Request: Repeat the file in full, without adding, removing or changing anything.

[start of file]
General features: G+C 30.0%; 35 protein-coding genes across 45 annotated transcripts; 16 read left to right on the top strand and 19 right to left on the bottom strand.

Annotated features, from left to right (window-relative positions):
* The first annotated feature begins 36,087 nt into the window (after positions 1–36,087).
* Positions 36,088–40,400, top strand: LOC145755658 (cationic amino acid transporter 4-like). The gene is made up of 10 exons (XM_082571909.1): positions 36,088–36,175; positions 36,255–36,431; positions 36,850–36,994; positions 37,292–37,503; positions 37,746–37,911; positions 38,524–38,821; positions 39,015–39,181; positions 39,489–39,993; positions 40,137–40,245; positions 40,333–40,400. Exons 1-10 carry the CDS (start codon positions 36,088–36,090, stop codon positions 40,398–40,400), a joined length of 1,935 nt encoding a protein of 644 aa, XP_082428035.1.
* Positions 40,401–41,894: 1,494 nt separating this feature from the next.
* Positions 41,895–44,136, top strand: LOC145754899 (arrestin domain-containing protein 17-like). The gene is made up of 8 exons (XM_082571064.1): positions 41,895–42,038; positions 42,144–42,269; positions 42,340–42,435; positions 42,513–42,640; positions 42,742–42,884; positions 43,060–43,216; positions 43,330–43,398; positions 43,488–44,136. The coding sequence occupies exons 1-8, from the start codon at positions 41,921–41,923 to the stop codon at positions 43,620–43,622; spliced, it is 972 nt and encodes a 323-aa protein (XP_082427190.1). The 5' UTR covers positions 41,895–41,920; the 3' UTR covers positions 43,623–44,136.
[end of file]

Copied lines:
General features: G+C 30.0%; 35 protein-coding genes across 45 annotated transcripts; 16 read left to right on the top strand and 19 right to left on the bottom strand.

Annotated features, from left to right (window-relative positions):
* The first annotated feature begins 36,087 nt into the window (after positions 1–36,087).
* Positions 36,088–40,400, top strand: LOC145755658 (cationic amino acid transporter 4-like). The gene is made up of 10 exons (XM_082571909.1): positions 36,088–36,175; positions 36,255–36,431; positions 36,850–36,994; positions 37,292–37,503; positions 37,746–37,911; positions 38,524–38,821; positions 39,015–39,181; positions 39,489–39,993; positions 40,137–40,245; positions 40,333–40,400. Exons 1-10 carry the CDS (start codon positions 36,088–36,090, stop codon positions 40,398–40,400), a joined length of 1,935 nt encoding a protein of 644 aa, XP_082428035.1.
* Positions 40,401–41,894: 1,494 nt separating this feature from the next.
* Positions 41,895–44,136, top strand: LOC145754899 (arrestin domain-containing protein 17-like). The gene is made up of 8 exons (XM_082571064.1): positions 41,895–42,038; positions 42,144–42,269; positions 42,340–42,435; positions 42,513–42,640; positions 42,742–42,884; positions 43,060–43,216; positions 43,330–43,398; positions 43,488–44,136. The coding sequence occupies exons 1-8, from the start codon at positions 41,921–41,923 to the stop codon at positions 43,620–43,622; spliced, it is 972 nt and encodes a 323-aa protein (XP_082427190.1). The 5' UTR covers positions 41,895–41,920; the 3' UTR covers positions 43,623–44,136.